RASTECH Magazine

Fresh Tips: Five freedoms of animal welfare in RAS

October 16, 2023  By Curtis Crouse, Freshwater Institute

Crowded tank harvest (Photo: Freshwater Institute)

Favourable fish growth and performance metrics do not necessarily confirm that acceptable fish health and welfare standards have been maintained. However, maintaining good fish health and welfare will generally result in favourable fish growth and performance metrics.

One way for RAS facilities to differentiate between the two goals is to frame fish health and welfare procedures within the Farm Animal Welfare Council’s five freedoms benchmark, which forms the basis of many international animal welfare protocols.

Ensuring good fish welfare in the RAS will yield better performance, preserve public opinion of the industry, and appeal to growing numbers of consumers becoming more conscious of humanely raised standards. Below are some considerations for how RAS operators can provide for each of the five freedoms.


Freedom from hunger (and thirst)
In the case of fish, the focus of the first freedom is providing an appropriate diet and ration. Diet selection should consider the nutritional requirements of the fish based on species, life stage, and weight.

Appropriate feed storage will maintain the nutritional integrity and wholesomeness of diets prior to use. Feed pellet size should also be such that all fish in the population are able to capture and consume the feed.

Finally, automatic feeding events should be frequent and large enough to satiate all the fish in the tank if not using on-demand feeders. Providing adequate nutrition and ration will also help optimize fish growth and reduce aggressive behaviour.

Freedom from discomfort
The second freedom outlines that an appropriate environment is provided to the animal. The water quality and temperature in the culture tank should thus be within normal ranges for the species grown.

Critical water quality parameters should be continuously measured and set to alarm if outside of thresholds. A tested alarm response protocol and adequate spare parts will help technicians quickly bring the environmental parameters back within range.

Additional monitoring with regularly scheduled tests for parameters such as nitrogen wastes and solids can help operators maintain healthy environments. Maintaining optimal water quality and preventing sudden changes will reduce stress in the population and provide the best possible growing conditions.

Freedom from pain, injury, or disease
Providing freedom from pain, injury, or disease centers around implementing strong disease prevention and diagnosis procedures. The first line of defense is good biosecurity protocols including sanitation, disinfection, vaccination, and movement procedures that prevent the introduction of pathogens into the facility.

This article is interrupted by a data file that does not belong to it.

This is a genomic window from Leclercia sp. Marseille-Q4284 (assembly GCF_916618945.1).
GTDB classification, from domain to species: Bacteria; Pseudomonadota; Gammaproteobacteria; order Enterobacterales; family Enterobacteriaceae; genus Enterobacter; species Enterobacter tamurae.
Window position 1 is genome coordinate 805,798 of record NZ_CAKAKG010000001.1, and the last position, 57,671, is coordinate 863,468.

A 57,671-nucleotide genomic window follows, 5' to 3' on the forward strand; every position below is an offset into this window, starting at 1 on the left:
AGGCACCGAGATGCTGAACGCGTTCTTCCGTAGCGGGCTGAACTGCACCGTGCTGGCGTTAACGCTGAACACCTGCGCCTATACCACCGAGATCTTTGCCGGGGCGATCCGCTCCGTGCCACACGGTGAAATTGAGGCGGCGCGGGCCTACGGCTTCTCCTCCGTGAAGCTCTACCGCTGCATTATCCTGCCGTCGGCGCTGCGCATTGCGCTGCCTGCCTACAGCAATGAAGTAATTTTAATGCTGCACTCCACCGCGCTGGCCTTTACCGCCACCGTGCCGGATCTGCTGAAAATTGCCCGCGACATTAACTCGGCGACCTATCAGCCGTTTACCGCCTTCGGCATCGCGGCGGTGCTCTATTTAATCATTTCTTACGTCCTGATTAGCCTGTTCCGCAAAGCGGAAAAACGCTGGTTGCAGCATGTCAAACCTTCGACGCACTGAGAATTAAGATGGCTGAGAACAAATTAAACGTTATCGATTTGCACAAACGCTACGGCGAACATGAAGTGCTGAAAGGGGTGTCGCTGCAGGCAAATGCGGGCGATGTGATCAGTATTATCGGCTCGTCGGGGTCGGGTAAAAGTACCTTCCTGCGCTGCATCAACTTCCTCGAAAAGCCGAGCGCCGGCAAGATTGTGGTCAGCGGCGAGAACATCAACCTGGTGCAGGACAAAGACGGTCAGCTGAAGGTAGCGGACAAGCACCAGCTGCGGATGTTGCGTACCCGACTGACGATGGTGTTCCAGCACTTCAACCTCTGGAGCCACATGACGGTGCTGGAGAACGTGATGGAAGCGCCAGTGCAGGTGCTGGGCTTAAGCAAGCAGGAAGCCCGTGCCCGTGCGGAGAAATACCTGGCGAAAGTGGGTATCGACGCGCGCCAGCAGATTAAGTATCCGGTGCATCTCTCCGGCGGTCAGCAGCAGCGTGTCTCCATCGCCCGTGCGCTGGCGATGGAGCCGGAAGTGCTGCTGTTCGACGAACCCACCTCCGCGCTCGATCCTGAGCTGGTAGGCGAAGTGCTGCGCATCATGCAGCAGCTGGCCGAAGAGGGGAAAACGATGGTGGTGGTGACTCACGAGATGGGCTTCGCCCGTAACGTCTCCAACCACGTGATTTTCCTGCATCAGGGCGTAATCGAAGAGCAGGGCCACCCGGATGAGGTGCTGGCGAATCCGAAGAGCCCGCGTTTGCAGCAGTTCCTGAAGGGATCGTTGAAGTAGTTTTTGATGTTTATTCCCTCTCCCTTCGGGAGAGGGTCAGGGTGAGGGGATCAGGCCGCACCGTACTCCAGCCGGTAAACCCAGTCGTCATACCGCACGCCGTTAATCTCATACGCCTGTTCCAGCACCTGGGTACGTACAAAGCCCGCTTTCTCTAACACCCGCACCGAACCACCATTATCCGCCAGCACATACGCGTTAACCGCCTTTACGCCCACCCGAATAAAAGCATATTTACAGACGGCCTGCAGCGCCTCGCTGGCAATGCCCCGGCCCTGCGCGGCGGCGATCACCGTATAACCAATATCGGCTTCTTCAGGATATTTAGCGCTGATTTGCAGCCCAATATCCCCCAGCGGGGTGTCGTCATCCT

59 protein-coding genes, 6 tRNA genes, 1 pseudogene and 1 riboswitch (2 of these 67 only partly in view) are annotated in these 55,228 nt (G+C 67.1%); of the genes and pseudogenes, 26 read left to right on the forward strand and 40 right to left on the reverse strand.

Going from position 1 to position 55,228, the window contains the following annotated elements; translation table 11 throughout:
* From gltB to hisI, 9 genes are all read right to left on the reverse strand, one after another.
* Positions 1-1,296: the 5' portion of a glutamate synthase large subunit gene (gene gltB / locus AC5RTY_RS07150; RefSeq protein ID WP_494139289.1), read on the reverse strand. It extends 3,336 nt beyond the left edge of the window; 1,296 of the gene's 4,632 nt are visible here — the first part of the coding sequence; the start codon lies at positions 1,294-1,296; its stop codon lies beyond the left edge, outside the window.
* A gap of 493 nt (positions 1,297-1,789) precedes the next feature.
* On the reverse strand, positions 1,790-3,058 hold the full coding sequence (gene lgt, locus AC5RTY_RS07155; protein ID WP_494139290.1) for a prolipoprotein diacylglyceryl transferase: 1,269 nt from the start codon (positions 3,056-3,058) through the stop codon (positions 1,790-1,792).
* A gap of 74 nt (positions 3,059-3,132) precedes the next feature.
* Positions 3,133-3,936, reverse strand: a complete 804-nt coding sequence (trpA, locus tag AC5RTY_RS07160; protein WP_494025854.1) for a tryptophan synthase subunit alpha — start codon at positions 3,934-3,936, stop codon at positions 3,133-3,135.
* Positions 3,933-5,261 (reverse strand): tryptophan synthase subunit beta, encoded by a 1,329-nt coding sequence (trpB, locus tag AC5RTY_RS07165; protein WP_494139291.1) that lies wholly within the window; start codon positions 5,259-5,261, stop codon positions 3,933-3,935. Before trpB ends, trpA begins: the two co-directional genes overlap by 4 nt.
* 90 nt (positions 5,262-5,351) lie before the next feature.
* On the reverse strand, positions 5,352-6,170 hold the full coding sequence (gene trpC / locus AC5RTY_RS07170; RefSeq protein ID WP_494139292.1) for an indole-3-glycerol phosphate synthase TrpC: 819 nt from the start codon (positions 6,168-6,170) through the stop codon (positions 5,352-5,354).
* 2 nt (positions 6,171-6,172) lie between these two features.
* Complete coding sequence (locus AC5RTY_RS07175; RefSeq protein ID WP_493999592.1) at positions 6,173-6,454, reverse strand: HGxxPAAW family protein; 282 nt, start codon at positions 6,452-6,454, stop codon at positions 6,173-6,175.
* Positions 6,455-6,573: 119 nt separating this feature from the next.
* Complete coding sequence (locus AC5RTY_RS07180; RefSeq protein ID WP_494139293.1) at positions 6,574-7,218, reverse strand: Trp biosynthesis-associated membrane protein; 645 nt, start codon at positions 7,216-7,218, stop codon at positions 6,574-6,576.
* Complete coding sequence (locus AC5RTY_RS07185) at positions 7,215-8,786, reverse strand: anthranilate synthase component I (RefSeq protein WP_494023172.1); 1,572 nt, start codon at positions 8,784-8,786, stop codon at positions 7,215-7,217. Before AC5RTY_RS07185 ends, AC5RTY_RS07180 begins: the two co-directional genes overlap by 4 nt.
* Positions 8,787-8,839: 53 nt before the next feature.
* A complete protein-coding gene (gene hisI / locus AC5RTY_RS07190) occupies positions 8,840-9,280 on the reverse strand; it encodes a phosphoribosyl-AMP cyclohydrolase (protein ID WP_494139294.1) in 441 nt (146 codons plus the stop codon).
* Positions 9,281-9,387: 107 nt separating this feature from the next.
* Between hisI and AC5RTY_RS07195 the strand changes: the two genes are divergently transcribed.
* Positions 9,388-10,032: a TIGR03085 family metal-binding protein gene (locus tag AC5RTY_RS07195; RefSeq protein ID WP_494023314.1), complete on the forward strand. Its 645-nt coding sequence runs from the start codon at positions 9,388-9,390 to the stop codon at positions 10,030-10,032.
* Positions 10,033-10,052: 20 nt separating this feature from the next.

If changes in behaviour, concerning mortality trends, or early signs of illness are observed, a veterinarian should be consulted and prescribed treatments administered promptly to alleviate stress and prevent the spread of disease. Individual fish exhibiting signs of pain or distress could be removed from the population.

Having a disease monitoring plan with contact information for a local veterinarian or diagnostic lab can help reduce reaction time if a disease outbreak occurs in the RAS. The culture tank, fish moving equipment, or any other item that may contact the fish should also be regularly inspected for sharp edges or any other hazards that could cause injury to a fish.

Minimizing the loss of both fish numbers and growth from a disease will help keep production goals on schedule.

Freedom to express normal behaviour
Freedom to express normal behaviour is facilitated by providing animals with sufficient space and access to social interactions with others.

Necessary space for fish can consist of rearing in appropriately sized culture tanks and maintaining prescribed biomass stocking density that allows fish the opportunity to turn around, move side to side, up, and down in the water column, and swim freely.

Water velocity should also be considered based on the normal swimming behaviour of the species cultured. In a correctly sized and stocked culture tank, fish should be able to have normal social interactions with others and likewise be able to flee and avoid negative interactions when necessary.

Freedom from fear and distress
A proper animal welfare mindset from the operator and accommodating the first four freedoms will go a long way to preventing mental suffering and distress.

Staffing well-trained and observant technicians that can spot signs of distress can help quickly alleviate potential problems. Minimizing contact with the fish is also a good way to reduce opportunities for stress. However, tank-side work and fish transfer/harvest events will be necessary.

Limit this time when possible and avoid brightly coloured clothing or sudden lurching movements that elicit startle responses. When moving fish, crowd them only as tight as needed to complete the task and avoid overloading nets. Strive to minimize the time fish spend in nets and out of water.

When handling fish, always do so in a gentle manner. Consider anesthetics and therapeutics for longer moves or hauls and pain relief for invasive procedures.

Finally, fish should always be harvested using humane methods that minimize stress and preserve product quality. 

Print this page


Stories continue below